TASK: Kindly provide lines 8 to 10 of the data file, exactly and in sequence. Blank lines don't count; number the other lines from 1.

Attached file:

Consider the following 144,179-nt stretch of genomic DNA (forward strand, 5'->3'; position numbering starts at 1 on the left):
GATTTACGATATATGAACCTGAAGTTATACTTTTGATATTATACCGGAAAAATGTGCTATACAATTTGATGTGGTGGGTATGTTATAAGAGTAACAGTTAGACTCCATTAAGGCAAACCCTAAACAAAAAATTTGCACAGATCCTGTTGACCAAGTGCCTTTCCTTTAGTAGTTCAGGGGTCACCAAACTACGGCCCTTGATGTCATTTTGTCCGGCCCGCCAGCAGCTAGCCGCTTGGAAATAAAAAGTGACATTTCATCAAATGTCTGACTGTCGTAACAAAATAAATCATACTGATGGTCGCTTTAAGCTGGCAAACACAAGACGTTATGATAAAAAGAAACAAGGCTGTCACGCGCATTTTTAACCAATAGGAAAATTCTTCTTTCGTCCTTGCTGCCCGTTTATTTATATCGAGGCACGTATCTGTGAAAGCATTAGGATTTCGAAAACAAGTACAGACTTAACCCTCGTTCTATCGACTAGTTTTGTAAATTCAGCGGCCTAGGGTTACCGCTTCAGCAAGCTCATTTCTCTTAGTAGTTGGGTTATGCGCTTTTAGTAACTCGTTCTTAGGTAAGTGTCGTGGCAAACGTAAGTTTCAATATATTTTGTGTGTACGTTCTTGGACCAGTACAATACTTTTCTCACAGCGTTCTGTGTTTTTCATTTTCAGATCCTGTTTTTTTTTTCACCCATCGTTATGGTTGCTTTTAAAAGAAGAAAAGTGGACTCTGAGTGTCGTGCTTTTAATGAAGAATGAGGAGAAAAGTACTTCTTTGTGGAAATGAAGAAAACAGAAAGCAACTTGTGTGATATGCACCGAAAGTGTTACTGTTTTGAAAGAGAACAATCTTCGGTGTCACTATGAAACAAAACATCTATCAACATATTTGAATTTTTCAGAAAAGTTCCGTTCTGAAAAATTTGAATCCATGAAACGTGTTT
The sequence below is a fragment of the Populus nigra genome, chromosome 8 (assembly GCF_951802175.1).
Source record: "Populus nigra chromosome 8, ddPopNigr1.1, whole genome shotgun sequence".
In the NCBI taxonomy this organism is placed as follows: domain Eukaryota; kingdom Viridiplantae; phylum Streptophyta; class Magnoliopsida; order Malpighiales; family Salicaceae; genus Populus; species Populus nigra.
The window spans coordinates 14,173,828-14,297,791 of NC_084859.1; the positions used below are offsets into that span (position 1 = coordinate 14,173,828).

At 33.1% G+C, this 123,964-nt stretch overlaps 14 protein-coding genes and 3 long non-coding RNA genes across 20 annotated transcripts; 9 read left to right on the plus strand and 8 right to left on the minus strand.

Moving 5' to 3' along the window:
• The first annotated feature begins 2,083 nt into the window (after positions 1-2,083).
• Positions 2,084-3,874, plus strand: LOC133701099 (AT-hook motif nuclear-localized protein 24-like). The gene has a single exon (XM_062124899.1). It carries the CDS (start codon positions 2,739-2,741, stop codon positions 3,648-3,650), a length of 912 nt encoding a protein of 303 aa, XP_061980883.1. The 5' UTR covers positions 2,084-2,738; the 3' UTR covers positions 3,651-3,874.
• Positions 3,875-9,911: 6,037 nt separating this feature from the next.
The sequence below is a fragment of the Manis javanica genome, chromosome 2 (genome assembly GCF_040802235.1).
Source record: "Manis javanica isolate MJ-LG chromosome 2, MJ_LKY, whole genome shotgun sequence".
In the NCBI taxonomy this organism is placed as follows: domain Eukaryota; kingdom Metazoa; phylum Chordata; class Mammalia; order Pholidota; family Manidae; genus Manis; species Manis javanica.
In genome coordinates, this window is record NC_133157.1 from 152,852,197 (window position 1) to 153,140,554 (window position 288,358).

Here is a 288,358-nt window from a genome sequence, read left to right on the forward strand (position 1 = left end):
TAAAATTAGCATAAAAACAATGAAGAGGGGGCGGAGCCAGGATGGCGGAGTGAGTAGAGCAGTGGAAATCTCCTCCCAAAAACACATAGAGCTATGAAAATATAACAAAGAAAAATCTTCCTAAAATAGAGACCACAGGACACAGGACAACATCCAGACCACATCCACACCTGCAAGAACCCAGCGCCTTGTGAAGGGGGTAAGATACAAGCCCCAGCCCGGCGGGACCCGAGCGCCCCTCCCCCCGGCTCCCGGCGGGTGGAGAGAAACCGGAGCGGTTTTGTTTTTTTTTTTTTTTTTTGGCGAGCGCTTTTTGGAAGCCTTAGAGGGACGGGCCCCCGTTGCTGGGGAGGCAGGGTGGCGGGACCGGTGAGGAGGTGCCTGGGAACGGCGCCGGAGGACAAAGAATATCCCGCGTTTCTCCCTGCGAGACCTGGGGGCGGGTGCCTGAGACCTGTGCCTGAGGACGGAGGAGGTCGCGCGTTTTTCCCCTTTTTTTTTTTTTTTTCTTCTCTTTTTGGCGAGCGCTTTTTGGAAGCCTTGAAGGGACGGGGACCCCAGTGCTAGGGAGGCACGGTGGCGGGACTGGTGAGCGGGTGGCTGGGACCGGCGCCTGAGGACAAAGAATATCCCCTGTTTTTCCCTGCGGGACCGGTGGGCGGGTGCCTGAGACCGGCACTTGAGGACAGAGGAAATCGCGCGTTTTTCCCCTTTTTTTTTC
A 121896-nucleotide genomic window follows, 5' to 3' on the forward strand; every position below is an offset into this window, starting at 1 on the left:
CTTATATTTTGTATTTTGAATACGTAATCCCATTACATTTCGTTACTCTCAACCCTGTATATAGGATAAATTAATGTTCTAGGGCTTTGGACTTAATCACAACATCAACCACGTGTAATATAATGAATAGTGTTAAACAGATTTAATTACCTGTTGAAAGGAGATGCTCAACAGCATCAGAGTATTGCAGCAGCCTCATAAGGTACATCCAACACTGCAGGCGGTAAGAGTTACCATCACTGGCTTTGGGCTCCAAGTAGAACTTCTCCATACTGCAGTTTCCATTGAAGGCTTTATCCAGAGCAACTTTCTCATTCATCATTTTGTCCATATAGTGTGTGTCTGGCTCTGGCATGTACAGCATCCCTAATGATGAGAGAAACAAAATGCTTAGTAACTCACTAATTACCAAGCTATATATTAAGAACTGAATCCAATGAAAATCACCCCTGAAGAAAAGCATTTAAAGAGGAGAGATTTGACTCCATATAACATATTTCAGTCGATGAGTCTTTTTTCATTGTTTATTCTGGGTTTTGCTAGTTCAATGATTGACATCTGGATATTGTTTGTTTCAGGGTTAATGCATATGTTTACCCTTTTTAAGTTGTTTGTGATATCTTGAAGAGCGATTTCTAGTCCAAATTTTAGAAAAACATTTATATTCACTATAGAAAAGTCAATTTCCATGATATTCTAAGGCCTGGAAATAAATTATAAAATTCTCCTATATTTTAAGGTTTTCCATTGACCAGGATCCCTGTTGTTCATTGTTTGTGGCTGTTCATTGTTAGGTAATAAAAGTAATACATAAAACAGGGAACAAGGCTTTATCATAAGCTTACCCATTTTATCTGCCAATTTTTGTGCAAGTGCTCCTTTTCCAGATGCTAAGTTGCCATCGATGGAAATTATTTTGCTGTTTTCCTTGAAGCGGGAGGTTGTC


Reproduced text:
Moving 5' to 3' along the window:
• The first annotated feature begins 2,083 nt into the window (after positions 1-2,083).
• Positions 2,084-3,874, plus strand: LOC133701099 (AT-hook motif nuclear-localized protein 24-like). The gene has a single exon (XM_062124899.1). It carries the CDS (start codon positions 2,739-2,741, stop codon positions 3,648-3,650), a length of 912 nt encoding a protein of 303 aa, XP_061980883.1. The 5' UTR covers positions 2,084-2,738; the 3' UTR covers positions 3,651-3,874.